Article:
By Matt Mueller Culture Editor Published Jun 10, 2013 at 5:02 PM

As it turns out, Ang Lee’s "Life of Pi" wasn’t the only recent Oscar nominee with its eyes set on the high seas. In the Best Foreign Film category (one of the bathroom break awards for most casual viewers), there was Norway’s "Kon-Tiki."

And while there might not be any disgruntled tigers in sight – we get sharks instead, equally unpleasant travel companions – the real-life journey of legendary explorer Thor Heyerdahl and his motley crew is just as beautiful and wondrous to behold. I guess there’s enough ocean in the world for two great waterlogged adventures.

We first meet Thor as a young boy, bounding across a pond of ice in the hopes of snagging a rusty saw. He falls in and snags a bad cold instead. His doctor and parents urge him to stop these risky endeavors, advice young Thor whole-heartedly ignores with a mischievous smile.

Several decades later, adult Thor (Pal Sverre Valheim Hagen) is off on another life-threatening expedition, though in a far warmer climate and on a far larger scale. He’s trying to prove his theory that Polynesians came on rafts from South America as opposed to the widely accepted thought that they migrated from the west.

After getting turned down by almost every scientific and geographic publication and journal, the fiercely determined Heyerdahl decides to come up with proof they can’t ignore: He’ll make the journey from Peru to Polynesia on a raft made of the same materials as his hypothetical ancient explorers.            

He assembles a small ragtag crew of fairly modest personalities – for instance, his first mate Herman (Anders Baasmo Christiansen) is an engineer/refrigerator salesman – and sets sail, with only his theory to deliver them safely back to land. And you thought that the Mythbusters were badasses.

The screenplay, written by Petter Skavlan with some help from veteran Allan Scott, throws all sorts of natural nightmares at our daring seafarers. A vicious storm knocks the ship around early on. A monstrous whale shark slowly creeps under the raft like a massive shadow, as well as some less friendly sharks, resulting in some of the most intense shark action this side of "Jaws." Bold words, I know, but it’s definitely stuff worthy of leaving several fingernail indents in the armrest.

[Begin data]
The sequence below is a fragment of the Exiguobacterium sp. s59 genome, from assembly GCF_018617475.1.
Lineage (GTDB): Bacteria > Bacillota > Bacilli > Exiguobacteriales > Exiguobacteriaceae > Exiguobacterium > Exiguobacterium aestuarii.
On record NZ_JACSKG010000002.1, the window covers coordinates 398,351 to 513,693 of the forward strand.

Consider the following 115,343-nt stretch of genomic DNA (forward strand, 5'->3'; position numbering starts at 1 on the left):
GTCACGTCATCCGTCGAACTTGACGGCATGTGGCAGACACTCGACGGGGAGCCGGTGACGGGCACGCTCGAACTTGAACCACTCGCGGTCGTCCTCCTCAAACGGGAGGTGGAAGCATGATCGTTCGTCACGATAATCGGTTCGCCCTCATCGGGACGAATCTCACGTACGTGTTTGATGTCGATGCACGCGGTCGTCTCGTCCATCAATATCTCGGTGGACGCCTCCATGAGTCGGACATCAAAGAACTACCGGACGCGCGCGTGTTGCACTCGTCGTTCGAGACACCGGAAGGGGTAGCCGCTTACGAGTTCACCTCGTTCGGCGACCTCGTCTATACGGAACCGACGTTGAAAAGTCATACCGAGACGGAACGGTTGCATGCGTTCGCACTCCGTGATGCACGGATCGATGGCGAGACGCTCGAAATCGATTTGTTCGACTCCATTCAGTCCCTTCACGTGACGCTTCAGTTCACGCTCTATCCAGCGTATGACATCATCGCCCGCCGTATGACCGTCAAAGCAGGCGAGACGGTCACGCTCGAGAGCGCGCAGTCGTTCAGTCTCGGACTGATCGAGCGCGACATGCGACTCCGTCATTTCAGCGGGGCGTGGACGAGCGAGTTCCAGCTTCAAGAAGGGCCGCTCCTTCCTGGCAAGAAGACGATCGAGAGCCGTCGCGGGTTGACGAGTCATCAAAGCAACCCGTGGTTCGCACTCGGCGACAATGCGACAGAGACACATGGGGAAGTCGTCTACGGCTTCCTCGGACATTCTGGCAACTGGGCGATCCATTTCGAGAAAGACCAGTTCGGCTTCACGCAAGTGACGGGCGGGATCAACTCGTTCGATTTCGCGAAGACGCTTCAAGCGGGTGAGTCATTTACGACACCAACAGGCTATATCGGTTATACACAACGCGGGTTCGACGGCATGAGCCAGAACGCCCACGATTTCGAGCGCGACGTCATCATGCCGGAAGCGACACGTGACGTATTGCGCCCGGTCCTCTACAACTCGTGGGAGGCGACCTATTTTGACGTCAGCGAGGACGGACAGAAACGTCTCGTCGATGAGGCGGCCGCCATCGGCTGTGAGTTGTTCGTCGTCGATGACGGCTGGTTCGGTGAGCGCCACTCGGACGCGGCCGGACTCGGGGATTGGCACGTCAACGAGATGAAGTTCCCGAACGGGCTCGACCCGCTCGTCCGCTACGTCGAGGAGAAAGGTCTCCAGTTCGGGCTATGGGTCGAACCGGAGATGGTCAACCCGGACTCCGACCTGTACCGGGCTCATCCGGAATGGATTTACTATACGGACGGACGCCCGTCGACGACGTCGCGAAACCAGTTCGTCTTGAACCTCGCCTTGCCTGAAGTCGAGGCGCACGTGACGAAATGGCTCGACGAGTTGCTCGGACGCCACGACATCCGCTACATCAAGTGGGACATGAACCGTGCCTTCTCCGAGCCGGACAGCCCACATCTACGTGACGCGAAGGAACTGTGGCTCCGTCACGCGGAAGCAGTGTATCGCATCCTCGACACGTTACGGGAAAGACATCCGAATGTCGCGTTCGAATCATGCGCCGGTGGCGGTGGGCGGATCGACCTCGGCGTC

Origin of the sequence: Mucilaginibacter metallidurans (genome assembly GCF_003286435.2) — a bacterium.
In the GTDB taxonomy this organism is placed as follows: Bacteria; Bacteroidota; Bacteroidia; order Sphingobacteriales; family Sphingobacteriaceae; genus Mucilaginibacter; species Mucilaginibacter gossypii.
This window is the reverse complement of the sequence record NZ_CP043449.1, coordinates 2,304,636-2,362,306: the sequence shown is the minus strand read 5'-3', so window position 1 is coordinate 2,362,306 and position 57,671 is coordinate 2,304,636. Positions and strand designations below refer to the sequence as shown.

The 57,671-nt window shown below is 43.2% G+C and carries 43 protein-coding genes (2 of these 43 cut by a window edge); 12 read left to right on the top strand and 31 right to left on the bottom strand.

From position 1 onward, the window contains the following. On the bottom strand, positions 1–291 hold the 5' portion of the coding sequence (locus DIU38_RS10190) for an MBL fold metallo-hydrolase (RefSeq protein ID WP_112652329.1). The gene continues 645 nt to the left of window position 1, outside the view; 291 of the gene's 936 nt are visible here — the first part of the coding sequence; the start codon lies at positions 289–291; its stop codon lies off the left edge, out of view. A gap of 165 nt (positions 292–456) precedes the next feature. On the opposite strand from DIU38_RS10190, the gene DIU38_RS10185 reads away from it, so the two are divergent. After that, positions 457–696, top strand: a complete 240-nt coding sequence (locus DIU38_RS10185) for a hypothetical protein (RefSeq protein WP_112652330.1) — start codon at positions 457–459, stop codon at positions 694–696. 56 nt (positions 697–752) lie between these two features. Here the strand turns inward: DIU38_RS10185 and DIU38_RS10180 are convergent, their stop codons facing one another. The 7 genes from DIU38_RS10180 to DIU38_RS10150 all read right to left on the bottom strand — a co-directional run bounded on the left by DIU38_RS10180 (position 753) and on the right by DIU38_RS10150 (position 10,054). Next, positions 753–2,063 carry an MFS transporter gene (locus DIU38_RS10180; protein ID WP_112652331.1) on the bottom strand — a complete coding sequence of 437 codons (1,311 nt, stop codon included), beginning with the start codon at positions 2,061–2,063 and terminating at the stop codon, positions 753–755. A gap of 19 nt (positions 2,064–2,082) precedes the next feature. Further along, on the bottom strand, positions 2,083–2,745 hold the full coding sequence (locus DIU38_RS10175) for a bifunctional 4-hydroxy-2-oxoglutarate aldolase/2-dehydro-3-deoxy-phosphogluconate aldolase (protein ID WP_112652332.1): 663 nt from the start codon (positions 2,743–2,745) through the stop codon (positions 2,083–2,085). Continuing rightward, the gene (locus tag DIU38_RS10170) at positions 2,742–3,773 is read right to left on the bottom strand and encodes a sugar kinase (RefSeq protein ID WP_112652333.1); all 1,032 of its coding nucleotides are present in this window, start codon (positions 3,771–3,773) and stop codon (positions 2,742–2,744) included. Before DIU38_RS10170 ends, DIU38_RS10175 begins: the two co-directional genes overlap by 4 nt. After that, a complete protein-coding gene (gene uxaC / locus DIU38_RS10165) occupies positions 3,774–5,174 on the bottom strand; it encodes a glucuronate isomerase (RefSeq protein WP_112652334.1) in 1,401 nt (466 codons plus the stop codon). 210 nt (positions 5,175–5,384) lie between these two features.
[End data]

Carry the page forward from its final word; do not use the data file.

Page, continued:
As you’d expect from six guys spending months at a time isolated at sea, nerves and composures get tested as well. Thor’s confidence in his theory and borderline insane determination to make the journey without the help of any modern technology don’t help relations. There’s also the threat that the log raft will eventually come apart, leaving the sun-baked and bearded men on chunks of glorified driftwood.

Even with all of these little dramas popping up, "Kon-Tiki" isn’t a high-octane, full-force trip. Save for a mildly forced reef-filled finale, directors Joachim Ronning and Espen Sandberg (both recently signed on to do the next "Pirates of the Caribbean") let the exciting moments and interactions play out naturally.

If things bubble over – either man versus man or man versus nature – they handle the action in visually stunning, pulse-pounding fashion. And if things don’t, well, then there’s just more time to enjoy the scenic adventure.

That’s really the joy of "Kon-Tiki," sitting back and allowing yourself to be enraptured by the seemingly limitless world and the blissful spirit of exploration vividly captured in gorgeous detail by Ronning and Sandberg. Even when tensions are high, an exhilarating and contagious sense of freedom fills the movie.

There’s a sequence near the final third where the camera gazes down on the crew, laying in a circle and looking up at the stars. The camera climbs higher and higher into the sky, turning them into a tiny speck in a wide ocean, then an even tinier speck on a massive planet and finally a microscopic speck in a galactic sea of stars and planets before diving back down to the water’s surface. It’s a showy moment, but one that’s also very magical, lifting me out of my seat while it lifted into space.

In the usual "based on a true story" postscript, the movie interestingly notes that Thor Heyerdahl’s Kon-Tiki journey inspired the world again after the horrors of World War II (a shipmate’s troubled past in the war is hinted at various times throughout the trip). The world was big, exciting and new again. 65 years later, thanks to "Kon-Tiki," his tale has the same effect. 

Matt Mueller Culture Editor

As much as it is a gigantic cliché to say that one has always had a passion for film, Matt Mueller has always had a passion for film. Whether it was bringing in the latest movie reviews for his first grade show-and-tell or writing film reviews for the St. Norbert College Times as a high school student, Matt is way too obsessed with movies for his own good.

When he's not writing about the latest blockbuster or talking much too glowingly about "Piranha 3D," Matt can probably be found watching literally any sport (minus cricket) or working at - get this - a local movie theater. Or watching a movie. Yeah, he's probably watching a movie.